SPONSORED:

Trump, Biden to barnstorm Pennsylvania ahead of Election Day

Trump, Biden to barnstorm Pennsylvania ahead of Election Day

President TrumpDonald TrumpNorth Carolina Senate passes trio of election measures 14 Republicans vote against making Juneteenth a federal holiday Border state governors rebel against Biden's immigration chaos MORE and Democratic nominee Joe BidenJoe BidenJapan to possibly ease COVID-19 restrictions before Olympics 14 Republicans vote against making Juneteenth a federal holiday China supplies millions of vaccine doses to developing nations in Asia MORE will spend the final days before the election campaigning across Pennsylvania, viewed by many as the potential tipping point in the race for 270 Electoral College votes.

Biden and running mate Sen. Kamala HarrisKamala HarrisIt's past time we elect a Black woman governor Manchin rebuffs progressive push for infrastructure guarantee It's time for domestic workers to have rights MORE (D-Calif.) will “fan out across all four corners of the state” on Monday as they seek to maximize turnout ahead of Nov. 3, the campaign says.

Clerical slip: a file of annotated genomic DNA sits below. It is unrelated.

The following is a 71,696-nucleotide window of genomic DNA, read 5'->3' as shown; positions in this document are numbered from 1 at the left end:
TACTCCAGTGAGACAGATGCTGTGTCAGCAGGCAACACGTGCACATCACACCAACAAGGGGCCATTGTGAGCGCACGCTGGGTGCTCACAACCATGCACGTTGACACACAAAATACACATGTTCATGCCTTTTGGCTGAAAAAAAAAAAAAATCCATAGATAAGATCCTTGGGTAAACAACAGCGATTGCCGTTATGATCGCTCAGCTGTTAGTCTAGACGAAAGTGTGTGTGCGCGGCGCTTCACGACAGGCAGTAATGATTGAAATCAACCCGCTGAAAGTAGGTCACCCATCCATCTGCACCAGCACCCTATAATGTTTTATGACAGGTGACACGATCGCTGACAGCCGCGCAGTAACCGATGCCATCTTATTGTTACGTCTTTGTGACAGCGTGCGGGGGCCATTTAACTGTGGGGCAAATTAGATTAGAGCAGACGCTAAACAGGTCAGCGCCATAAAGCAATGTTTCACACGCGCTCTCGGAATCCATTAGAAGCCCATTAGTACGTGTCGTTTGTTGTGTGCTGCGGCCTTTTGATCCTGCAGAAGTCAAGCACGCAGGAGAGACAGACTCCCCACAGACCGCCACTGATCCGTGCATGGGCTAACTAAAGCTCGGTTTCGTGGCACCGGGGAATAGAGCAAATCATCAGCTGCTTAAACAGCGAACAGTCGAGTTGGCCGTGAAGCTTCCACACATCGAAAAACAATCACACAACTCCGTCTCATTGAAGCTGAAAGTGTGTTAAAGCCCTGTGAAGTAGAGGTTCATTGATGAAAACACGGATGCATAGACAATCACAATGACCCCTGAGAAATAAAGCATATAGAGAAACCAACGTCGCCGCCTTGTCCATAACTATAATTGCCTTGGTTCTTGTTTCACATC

Trump will hold three rallies in Pennsylvania on Saturday, beginning in Bucks County in the eastern part of the state, working his way toward the middle with an event in Reading, and finishing out west, with a rally at the Pittsburgh-Butler Regional Airport. Trump also held three rallies in the state on Monday.

ADVERTISEMENT

Trump carried Pennsylvania by less than 1 point in 2016, turning the state red for the first time since 1988. Trump is also defending Wisconsin and Michigan, the other two former “blue wall” states he flipped for the first time in decades in 2016. 

But Pennsylvania might be Trump’s best shot of the three, as most recent polls show Biden leading by 7 points or more in Michigan and by 5 points or more in Wisconsin.

The data is less clear in Pennsylvania, where Biden leads by 3.6 points in the RealClearPolitics average. The latest The Hill-Harris poll found Biden ahead by 5 points in the state. 

Republicans believe the president’s support is understated in Pennsylvania, which has large swaths of rural land in between Pittsburgh and Philadelphia.